Hunted jaguars die ‘agonising’ deaths to be boiled into paste for Chinese medicine, says charity

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Jaguars are being poached and boiled down into a treacle-like paste to be sold as medicine on the Chinese black market, according to a wildlife charity.

:: Contains pictures of dead jaguars that some may find upsetting

World Animal Protection (WAP) says it has discovered proof of the trade, which sees big cats from the South American country of Suriname killed and processed for export.

Their bodies are melted down and sold in tubs in the belief that the product can treat arthritis pain, aid sexual performance and provide other health benefits.

In images obtained by the charity, one dead jaguar is seen tied up and suspended from its feet, and another is pictured next to a woman posing for the camera.

A video also shows a dead jaguar fastened to a small tractor.

WAP says the jaguars endure “prolonged suffering” as they are stalked and shot several times before being killed by a bullet to the head.

Orders for the jaguars are reportedly made on social media, by phone, and through the personal networks of the poachers and dealers.

The animals are boiled down into a glue-like medicinal paste. Pic: World Animal Protection  Hunted jaguars die ‘agonising’ deaths to be boiled into paste for Chinese medicine, says charity skynews jaguar suriname 4432002
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The jaguars are boiled down into a glue-like paste. Pic: WAP
The animals are stalked and shot multiple times before eventually being killed. Pic: World Animal Protection  Hunted jaguars die ‘agonising’ deaths to be boiled into paste for Chinese medicine, says charity skynews jaguar suriname 4432003
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The jaguars endure ‘prolonged suffering’, says the charity. Pic: WAP

The market is partly driven by the fact that half of Suriname’s population lives in poverty, with some local miners said to believe that a jaguar is worth around 20 grams of gold.

The jaguars’ teeth are also used in the jewellery trade and younger animals are being sold as pets.

According to WAP, the cubs are fed milk or sugar water as part of an “entirely unsuitable” diet and are kept in cages until they grow, and sometimes then killed to eat.

Jaguars are killed for medicine and other black market trades. Pic: World Animal Protection  Hunted jaguars die ‘agonising’ deaths to be boiled into paste for Chinese medicine, says charity skynews jaguar suriname 4431997
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They are killed for ‘unproven’ medicinal remedies. Pic: WAP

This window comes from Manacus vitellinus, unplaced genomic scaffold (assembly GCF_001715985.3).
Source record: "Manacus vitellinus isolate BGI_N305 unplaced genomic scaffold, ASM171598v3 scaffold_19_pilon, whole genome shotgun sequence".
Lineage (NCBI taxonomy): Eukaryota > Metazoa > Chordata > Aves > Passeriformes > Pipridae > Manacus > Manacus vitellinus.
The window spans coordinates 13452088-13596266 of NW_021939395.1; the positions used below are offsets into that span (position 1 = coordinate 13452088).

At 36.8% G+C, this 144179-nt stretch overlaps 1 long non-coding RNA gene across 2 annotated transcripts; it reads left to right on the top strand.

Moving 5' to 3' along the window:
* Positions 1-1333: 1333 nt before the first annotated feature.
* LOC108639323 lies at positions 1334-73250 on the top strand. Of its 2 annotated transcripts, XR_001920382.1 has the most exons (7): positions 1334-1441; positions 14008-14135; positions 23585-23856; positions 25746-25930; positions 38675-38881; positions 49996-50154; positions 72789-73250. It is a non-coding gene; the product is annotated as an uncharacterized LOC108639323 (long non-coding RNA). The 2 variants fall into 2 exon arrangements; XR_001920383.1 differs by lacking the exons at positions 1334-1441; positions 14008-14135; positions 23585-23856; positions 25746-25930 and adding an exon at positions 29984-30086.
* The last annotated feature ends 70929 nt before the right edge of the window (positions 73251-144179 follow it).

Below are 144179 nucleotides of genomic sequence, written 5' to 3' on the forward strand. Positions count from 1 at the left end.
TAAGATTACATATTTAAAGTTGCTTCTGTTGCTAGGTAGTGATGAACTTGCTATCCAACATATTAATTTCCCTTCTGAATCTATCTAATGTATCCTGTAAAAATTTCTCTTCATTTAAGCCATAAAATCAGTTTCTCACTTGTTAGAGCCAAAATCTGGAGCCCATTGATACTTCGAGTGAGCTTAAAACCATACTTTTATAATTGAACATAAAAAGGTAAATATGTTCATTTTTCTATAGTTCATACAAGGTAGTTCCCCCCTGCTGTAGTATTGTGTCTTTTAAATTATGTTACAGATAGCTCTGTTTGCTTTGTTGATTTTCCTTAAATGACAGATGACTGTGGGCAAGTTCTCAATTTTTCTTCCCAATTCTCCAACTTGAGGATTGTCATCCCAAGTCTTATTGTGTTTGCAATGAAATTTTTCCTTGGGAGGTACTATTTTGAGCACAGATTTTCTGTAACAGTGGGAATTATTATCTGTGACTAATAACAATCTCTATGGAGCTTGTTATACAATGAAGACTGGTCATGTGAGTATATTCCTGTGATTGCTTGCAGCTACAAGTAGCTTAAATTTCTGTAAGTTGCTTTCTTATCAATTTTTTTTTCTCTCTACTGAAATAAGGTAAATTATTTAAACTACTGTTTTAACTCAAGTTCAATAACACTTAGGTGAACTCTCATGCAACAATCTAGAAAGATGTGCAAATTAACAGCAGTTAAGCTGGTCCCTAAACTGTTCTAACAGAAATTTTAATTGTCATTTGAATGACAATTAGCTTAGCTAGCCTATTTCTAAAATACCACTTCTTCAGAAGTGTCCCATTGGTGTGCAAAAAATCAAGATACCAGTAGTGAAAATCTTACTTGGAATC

Some of the Chinese population of Suriname are said to consider jaguar meat a delicacy.

Nicholas Bruschi, WAP investigations adviser, said: ”This investigation has uncovered a shocking underground trade exploiting an iconic animal of the South American rainforests in a barbaric way for unproven traditional Asian medicine.

“Jaguars already face the challenges of habitat destruction and human animal conflicts. They are now cruelly and needlessly killed, left to die agonising deaths.

Jaguar teeth are sold as jewellery. Pic: World Animal Protection  Hunted jaguars die ‘agonising’ deaths to be boiled into paste for Chinese medicine, says charity skynews jaguar suriname 4432000
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Jaguar teeth are also sold as jewellery. Pic: WAP

“It is extremely sad news for these incredible big cats, whose numbers are already in decline.

“And, while jaguar cubs might seem very cute, they are still wild animals and belong in the wild, not in the illegal pet trade.”  

The vulnerability of the jaguar is being exacerbated by habitat loss, with mining and logging in Suriname – the smallest country in South America – meaning the normally reclusive animals are becoming more visible.

It is estimated there are 173,000 jaguars left in the wild and the International Union for Conservation of Nature classes them as “near threatened”.

The animals are trafficked illegally for the use of traditional Asian medicine. Pic: World Animal Protection  Hunted jaguars die ‘agonising’ deaths to be boiled into paste for Chinese medicine, says charity skynews jaguar suriname 4431999
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The animals are listed as ‘near threatened’. Pic: WAP

The union says their numbers have reduced by up to 25% over the past two decades and they are listed as regionally extinct in El Salvador and Uruguay.

As well as Suriname, the cats can still be found in Argentina, Brazil. Colombia and a number of other South American countries, plus the US.



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